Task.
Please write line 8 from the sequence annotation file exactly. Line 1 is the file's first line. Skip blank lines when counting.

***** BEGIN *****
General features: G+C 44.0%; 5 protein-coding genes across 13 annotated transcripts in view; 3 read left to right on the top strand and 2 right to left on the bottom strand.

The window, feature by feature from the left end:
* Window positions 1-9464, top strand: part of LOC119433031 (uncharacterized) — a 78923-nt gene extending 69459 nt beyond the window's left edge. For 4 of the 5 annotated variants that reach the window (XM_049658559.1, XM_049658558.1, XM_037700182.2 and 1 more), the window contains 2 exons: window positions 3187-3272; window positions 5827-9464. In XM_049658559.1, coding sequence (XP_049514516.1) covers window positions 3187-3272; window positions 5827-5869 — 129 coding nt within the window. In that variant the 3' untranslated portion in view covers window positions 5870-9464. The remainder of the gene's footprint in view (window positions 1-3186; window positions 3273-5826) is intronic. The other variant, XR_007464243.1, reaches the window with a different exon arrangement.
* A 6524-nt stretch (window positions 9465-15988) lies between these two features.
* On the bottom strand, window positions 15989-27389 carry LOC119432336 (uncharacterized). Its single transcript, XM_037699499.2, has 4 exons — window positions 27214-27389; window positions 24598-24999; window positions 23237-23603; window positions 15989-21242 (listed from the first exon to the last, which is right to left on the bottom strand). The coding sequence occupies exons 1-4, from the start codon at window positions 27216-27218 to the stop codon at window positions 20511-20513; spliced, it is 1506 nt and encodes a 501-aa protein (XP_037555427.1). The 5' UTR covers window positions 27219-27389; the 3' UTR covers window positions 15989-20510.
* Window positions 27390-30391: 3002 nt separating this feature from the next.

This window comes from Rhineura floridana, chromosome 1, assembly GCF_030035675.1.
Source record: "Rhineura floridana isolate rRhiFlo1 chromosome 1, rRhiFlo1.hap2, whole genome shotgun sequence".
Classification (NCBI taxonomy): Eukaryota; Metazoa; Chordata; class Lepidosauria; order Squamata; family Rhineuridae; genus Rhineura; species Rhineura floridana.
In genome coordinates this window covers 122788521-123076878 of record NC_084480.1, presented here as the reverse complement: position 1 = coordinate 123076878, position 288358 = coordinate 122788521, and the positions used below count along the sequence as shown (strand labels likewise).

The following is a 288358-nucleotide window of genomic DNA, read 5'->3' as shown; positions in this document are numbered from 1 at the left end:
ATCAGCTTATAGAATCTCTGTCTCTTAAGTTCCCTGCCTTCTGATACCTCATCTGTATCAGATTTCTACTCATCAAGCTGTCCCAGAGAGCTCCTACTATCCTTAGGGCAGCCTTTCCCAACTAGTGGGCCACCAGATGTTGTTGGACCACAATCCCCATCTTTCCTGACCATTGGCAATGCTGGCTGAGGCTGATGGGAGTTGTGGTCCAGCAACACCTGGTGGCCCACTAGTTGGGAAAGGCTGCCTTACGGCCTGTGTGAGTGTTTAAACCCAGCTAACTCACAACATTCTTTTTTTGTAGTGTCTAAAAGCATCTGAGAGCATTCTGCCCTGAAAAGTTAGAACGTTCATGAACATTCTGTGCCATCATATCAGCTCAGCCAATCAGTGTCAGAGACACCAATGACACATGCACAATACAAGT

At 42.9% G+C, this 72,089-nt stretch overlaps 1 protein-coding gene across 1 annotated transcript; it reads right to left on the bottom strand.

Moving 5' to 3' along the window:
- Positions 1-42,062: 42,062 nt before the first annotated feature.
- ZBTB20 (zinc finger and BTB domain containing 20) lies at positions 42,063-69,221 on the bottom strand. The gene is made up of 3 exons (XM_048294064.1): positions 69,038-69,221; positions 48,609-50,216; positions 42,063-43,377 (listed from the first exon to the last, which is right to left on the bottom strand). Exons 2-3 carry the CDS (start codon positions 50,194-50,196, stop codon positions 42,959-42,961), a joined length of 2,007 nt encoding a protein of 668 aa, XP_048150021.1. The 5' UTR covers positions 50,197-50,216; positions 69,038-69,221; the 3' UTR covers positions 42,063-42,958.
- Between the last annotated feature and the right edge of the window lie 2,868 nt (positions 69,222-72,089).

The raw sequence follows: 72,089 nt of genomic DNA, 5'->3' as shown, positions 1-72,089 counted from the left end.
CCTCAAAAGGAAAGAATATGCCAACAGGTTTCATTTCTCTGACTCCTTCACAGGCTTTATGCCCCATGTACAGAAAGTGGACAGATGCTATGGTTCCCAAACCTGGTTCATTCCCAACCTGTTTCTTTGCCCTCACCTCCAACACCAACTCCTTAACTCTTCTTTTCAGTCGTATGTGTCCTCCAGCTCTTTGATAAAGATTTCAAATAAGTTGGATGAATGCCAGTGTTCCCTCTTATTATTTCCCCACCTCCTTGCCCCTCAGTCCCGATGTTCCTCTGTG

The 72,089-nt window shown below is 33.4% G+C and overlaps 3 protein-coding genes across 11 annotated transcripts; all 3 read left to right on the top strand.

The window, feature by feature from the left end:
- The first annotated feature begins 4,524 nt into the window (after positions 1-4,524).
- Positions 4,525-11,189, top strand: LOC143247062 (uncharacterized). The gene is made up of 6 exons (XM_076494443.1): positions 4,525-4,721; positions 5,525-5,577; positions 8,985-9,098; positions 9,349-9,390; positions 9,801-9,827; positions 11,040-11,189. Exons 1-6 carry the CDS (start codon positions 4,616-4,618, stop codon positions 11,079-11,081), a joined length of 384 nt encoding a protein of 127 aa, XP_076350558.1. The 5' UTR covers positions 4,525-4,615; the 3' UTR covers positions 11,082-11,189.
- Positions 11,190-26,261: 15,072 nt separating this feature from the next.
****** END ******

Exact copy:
Source record: "Rhineura floridana isolate rRhiFlo1 chromosome 1, rRhiFlo1.hap2, whole genome shotgun sequence".